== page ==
I get why I added this, sounds pretty creative, but I don't know that I'm as into it now.
15. T-Rex Trying by Hugh Murphy:
Drawn from Hugh Murphy’s wildly popular Tumblr feed of the same name, T-Rex Trying depicts the stubby-armed tyrant in a range of hilarious—yet pathos-inducing—activities that we humans take for granted. Murphy’s 100 drawings include:
T-Rex Trying to Paint His House
T-Rex Trying to Use a Drive-Through ATM
T-Rex Trying to Apply Sunscreen
T-Rex Trying to Break Into a Vending Machine
T-Rex Trying to Ask for a New Roll of Toilet Paper from the Next Stall
Looks like the ancient beast isn’t so tough after all.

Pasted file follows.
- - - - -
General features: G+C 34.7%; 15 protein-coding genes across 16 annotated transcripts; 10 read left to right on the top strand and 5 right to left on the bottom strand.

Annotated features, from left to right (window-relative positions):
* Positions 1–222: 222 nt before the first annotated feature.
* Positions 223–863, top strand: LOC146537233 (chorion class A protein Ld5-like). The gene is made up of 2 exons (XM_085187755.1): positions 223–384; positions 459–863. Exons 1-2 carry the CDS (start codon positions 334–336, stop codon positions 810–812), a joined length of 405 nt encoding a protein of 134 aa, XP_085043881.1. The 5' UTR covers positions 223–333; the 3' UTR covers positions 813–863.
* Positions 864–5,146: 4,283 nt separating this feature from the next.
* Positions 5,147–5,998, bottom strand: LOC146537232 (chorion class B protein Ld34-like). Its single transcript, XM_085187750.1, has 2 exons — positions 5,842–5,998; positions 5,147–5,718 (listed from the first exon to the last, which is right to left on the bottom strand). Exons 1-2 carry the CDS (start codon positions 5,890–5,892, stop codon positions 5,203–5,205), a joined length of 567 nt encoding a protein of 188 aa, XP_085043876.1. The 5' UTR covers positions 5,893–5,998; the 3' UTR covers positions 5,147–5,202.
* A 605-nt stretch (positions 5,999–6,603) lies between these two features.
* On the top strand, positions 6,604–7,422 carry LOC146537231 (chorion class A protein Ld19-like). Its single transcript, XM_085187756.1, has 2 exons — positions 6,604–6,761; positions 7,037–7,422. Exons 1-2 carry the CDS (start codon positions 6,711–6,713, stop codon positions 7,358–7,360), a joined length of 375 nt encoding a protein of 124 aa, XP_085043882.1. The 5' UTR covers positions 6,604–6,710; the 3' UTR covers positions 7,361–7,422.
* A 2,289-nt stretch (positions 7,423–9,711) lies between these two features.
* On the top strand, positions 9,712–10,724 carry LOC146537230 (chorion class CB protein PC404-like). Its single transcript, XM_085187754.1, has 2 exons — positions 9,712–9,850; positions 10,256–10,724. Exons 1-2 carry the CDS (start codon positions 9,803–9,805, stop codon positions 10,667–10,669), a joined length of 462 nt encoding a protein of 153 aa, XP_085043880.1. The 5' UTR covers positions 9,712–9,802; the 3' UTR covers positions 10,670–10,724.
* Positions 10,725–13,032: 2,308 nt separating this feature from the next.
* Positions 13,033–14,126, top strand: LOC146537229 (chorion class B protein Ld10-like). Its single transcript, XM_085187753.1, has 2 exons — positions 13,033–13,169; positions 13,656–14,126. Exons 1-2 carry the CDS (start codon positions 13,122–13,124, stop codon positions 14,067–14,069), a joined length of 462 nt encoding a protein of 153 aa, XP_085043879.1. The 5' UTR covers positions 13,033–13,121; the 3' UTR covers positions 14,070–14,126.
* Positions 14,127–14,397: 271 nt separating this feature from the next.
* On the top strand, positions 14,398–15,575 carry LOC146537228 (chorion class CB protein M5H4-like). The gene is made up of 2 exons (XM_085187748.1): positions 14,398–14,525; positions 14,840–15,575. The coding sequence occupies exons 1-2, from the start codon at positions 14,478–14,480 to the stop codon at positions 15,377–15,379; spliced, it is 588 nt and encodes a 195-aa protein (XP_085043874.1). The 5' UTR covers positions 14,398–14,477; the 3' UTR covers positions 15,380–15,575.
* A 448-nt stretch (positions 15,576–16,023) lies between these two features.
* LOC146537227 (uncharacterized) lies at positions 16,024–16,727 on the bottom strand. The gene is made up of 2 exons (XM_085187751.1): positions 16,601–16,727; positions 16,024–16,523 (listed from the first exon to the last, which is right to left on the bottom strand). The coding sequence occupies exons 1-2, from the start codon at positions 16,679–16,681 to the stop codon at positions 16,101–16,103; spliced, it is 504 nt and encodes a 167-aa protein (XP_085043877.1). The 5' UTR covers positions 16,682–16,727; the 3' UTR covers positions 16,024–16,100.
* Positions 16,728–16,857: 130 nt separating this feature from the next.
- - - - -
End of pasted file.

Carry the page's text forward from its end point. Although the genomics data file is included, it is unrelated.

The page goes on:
Again, I love the humor books, but really I don't have time or need them on my TBR.
16. Hollywood Hypocrites by Jason Mattera:
THE BOOK YOU’RE ABOUT TO READ WILL PISS YOU OFF.
Are you sick of self-important celebrities preaching against “global warming,” yet flying private planes to their countless homes? Fed up with lectures about charity and philanthropy from miserly rockers who will do anything for a tax break? Disgusted by leftist stars decrying the evils of the Second Amendment as their personal bodyguards pack more heat than a Chuck Norris kick to the face?
The same Hollywood loons who got Barack Hussein Obama elected in 2008 will do so again in 2012. That is, unless we muzzle them. Four years ago, Republicans sat back like wimps and let Obama’s celebrity-fueled cool machine steamroll them into electoral smithereens. This time, we must do the steamrolling.